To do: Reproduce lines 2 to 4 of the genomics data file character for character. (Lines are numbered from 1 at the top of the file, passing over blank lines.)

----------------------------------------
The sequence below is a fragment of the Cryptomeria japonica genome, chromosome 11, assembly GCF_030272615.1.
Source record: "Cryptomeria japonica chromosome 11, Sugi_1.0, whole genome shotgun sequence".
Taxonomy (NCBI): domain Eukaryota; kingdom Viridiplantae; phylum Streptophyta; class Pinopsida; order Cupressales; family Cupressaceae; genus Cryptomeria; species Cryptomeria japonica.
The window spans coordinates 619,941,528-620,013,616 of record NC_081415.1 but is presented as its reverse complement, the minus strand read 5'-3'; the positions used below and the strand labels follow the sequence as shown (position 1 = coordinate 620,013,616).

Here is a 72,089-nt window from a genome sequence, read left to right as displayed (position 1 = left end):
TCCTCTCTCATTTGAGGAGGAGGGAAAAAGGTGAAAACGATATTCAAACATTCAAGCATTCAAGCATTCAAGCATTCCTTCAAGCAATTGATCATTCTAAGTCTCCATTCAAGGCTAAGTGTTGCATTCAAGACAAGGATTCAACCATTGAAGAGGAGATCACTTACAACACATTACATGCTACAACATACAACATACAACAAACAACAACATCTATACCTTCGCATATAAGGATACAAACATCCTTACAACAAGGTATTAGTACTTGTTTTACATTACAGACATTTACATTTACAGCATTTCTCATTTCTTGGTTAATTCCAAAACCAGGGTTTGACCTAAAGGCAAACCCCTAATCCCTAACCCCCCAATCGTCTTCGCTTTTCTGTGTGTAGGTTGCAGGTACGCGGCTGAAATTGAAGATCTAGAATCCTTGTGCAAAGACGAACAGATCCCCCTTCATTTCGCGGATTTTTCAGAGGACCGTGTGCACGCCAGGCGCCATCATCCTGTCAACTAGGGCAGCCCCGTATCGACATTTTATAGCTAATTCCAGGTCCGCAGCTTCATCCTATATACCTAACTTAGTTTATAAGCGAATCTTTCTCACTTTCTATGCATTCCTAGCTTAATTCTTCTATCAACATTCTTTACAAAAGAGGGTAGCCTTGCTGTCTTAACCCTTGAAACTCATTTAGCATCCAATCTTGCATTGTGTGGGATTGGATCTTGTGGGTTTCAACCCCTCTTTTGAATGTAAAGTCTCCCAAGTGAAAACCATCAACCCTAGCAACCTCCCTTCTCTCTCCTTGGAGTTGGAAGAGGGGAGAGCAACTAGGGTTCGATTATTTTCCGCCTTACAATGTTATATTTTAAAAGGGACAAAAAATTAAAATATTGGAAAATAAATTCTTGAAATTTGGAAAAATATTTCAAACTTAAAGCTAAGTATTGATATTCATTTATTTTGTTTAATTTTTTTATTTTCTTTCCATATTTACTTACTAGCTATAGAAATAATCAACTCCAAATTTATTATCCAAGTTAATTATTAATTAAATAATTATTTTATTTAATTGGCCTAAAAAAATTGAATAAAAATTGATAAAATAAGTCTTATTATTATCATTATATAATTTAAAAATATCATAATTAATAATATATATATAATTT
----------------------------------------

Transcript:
Source record: "Cryptomeria japonica chromosome 11, Sugi_1.0, whole genome shotgun sequence".
Taxonomy (NCBI): domain Eukaryota; kingdom Viridiplantae; phylum Streptophyta; class Pinopsida; order Cupressales; family Cupressaceae; genus Cryptomeria; species Cryptomeria japonica.
The window spans coordinates 619,941,528-620,013,616 of record NC_081415.1 but is presented as its reverse complement, the minus strand read 5'-3'; the positions used below and the strand labels follow the sequence as shown (position 1 = coordinate 620,013,616).